Bear Week: Cubs start out small

Published 5:08 pm Thursday, March 30, 2023

JACKSON — Mississippi Department of Wildlife, Fisheries and Parks are still celebrating Bear week this week. Mississippi is home to around 150 black bears and the population is continuing to grow.

Bears once called Mississippi home before over hunting and loss of habitat lowered their numbers to endangered levels. 

In 2002, the state started its black bear program and has since seen the population once thought to be fewer than 50 grow to 150 and possibly higher. Anthony Ballard, black bear program director, said their numbers have risen. Black bears mostly live in the Mississippi Delta, Southwest Mississippi and the Mississippi Gulf Coast. 

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Part of the increase in population is due to more and more breeding females in Mississippi’s population. Cubs are the focus of Thursday’s posts on social media by the MDWFP. The department picked up after yesterday’s story about collaring bears in their dens.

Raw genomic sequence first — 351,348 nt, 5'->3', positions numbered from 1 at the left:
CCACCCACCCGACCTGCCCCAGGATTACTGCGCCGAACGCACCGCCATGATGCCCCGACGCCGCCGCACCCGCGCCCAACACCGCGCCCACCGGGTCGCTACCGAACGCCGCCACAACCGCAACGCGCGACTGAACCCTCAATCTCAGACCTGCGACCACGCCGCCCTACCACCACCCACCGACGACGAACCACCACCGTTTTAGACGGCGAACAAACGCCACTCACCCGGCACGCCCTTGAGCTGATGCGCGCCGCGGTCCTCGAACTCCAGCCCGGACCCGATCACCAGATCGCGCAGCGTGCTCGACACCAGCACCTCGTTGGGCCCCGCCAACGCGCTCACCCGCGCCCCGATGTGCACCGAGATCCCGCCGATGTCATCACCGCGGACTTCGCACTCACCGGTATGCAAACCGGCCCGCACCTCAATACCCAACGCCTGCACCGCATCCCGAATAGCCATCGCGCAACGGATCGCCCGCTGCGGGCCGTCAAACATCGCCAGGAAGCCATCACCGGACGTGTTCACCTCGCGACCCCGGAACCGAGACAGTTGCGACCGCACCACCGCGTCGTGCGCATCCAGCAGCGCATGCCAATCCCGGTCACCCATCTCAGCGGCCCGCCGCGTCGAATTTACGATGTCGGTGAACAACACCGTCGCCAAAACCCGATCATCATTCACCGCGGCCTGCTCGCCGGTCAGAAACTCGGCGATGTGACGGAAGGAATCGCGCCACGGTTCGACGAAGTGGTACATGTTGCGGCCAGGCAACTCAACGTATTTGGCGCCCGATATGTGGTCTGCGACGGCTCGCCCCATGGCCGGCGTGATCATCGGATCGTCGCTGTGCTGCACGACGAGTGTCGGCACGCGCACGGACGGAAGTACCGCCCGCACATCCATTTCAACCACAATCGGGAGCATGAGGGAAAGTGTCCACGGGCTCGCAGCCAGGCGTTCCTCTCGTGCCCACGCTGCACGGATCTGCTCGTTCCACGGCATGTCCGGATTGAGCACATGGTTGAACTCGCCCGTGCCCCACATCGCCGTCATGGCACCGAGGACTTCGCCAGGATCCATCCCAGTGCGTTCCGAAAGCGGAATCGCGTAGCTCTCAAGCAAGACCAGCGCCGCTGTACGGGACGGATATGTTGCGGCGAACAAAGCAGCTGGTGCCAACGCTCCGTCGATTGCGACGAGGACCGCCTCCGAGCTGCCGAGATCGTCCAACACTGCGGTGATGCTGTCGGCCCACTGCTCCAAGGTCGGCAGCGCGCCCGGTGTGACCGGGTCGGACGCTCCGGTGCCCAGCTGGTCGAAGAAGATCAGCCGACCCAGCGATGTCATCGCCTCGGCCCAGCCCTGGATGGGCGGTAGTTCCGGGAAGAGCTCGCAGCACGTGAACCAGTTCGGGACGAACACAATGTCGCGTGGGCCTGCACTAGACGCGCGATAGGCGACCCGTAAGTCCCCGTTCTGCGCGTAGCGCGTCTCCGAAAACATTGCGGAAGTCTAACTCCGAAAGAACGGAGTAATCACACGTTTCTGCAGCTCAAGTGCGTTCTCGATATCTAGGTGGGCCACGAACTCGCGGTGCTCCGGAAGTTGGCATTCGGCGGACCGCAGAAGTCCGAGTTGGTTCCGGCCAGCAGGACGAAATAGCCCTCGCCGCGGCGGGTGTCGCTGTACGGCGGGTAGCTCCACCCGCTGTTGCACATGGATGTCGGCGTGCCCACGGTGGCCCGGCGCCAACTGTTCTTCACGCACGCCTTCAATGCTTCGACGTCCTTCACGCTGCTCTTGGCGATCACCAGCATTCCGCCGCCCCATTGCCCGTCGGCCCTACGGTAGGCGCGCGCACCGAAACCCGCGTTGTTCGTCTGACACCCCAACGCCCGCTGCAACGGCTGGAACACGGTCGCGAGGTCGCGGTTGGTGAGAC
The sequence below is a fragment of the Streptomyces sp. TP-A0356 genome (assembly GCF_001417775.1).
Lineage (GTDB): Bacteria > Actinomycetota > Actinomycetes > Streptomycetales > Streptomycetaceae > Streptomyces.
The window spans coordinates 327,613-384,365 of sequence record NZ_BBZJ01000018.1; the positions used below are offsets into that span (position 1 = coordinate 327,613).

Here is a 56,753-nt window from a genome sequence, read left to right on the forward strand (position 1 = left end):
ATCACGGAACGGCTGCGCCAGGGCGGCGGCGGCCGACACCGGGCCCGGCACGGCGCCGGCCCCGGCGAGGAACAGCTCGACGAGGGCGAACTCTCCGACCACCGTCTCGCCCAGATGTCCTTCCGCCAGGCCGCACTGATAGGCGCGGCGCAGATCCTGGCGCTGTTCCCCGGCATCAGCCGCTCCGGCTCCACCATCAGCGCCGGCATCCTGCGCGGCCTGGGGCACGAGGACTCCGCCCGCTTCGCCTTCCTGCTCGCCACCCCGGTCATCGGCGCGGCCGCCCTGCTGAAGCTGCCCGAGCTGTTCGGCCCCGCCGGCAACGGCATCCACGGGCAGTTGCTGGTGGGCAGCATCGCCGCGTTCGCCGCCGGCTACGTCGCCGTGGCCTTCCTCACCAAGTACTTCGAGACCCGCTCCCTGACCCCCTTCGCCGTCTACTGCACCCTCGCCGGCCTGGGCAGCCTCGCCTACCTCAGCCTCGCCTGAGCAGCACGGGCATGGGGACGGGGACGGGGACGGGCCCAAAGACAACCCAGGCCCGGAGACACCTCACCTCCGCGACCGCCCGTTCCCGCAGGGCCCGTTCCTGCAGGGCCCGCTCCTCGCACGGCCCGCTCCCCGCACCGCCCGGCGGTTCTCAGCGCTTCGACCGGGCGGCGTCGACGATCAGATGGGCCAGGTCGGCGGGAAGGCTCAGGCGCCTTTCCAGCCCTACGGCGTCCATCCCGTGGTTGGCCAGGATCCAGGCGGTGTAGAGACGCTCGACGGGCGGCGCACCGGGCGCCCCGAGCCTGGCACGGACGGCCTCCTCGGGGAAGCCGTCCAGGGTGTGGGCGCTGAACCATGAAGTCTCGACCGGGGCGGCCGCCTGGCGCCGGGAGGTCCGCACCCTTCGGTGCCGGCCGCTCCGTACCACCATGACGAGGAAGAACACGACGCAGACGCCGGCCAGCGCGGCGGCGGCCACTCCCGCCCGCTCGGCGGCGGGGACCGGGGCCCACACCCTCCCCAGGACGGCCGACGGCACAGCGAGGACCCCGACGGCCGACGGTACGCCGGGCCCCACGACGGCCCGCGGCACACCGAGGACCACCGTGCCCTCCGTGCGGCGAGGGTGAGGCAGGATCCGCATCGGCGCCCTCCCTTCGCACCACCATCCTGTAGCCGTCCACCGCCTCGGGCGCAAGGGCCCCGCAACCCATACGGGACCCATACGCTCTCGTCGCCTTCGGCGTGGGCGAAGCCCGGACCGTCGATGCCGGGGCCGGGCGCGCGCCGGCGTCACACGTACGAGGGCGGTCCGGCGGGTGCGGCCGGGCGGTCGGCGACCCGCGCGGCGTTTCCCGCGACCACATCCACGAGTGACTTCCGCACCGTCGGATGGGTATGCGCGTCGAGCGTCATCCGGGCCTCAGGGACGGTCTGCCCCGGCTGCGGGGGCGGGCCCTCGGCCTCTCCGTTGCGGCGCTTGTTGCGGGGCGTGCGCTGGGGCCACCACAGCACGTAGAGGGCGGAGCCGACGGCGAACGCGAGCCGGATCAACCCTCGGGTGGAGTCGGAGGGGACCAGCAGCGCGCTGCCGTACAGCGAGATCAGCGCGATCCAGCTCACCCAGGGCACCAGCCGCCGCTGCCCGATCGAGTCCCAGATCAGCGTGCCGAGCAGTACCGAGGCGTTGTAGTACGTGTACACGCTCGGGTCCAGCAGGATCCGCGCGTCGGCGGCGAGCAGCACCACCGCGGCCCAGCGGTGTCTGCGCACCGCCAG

When female bears are sedated in their dens any cubs are also worked on by the team of biologists. They photograph the cubs, collect measurements and implant a PIT tag. These tags can be scanned to identify cubs as they grow up. 

If that cub is ever captured again as an adult, biologists will know exactly when and where it was born,” MDWFP writes. 

Something fascinating about black bears is they are able to have delayed implantation. Female black bears breed in June or July but a fertilized egg will not implant until January. 

MDWFP writes that females are then able to accumulate fat reserves and find the perfect den due to this delayed implantation. Cubs are born about six to eight weeks later and will emerge from the den with the mom in April or May. Sows can give birth to 1-to-5 cubs but typically it is just 2-to-3 cubs. At birth, cubs weigh about eight ounces. 

Did you know you can report black bear sightings in Mississippi and view an interactive map which shows where bears have been seen in the state. Visit and go to the Black Bear Program webpage to learn more.